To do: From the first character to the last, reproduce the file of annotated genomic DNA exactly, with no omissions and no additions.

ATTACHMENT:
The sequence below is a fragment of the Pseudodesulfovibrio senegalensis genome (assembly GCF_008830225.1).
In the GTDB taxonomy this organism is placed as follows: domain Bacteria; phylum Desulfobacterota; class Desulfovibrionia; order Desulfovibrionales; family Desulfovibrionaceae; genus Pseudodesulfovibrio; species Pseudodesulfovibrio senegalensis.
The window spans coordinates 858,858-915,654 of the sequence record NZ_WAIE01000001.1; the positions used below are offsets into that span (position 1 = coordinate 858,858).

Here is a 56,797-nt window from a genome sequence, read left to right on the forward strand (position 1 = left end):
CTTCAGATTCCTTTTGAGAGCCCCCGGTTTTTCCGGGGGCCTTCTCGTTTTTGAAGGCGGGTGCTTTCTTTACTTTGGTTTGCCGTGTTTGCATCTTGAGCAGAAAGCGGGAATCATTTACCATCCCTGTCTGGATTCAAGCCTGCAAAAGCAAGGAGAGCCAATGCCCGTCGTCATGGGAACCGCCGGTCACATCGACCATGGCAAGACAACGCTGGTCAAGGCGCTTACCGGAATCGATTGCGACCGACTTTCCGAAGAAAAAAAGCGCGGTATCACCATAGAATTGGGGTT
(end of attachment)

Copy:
The sequence below is a fragment of the Pseudodesulfovibrio senegalensis genome (assembly GCF_008830225.1).
In the GTDB taxonomy this organism is placed as follows: domain Bacteria; phylum Desulfobacterota; class Desulfovibrionia; order Desulfovibrionales; family Desulfovibrionaceae; genus Pseudodesulfovibrio; species Pseudodesulfovibrio senegalensis.
The window spans coordinates 858,858-915,654 of the sequence record NZ_WAIE01000001.1; the positions used below are offsets into that span (position 1 = coordinate 858,858).

Here is a 56,797-nt window from a genome sequence, read left to right on the forward strand (position 1 = left end):
CTTCAGATTCCTTTTGAGAGCCCCCGGTTTTTCCGGGGGCCTTCTCGTTTTTGAAGGCGGGTGCTTTCTTTACTTTGGTTTGCCGTGTTTGCATCTTGAGCAGAAAGCGGGAATCATTTACCATCCCTGTCTGGATTCAAGCCTGCAAAAGCAAGGAGAGCCAATGCCCGTCGTCATGGGAACCGCCGGTCACATCGACCATGGCAAGACAACGCTGGTCAAGGCGCTTACCGGAATCGATTGCGACCGACTTTCCGAAGAAAAAAAGCGCGGTATCACCATAGAATTGGGGTT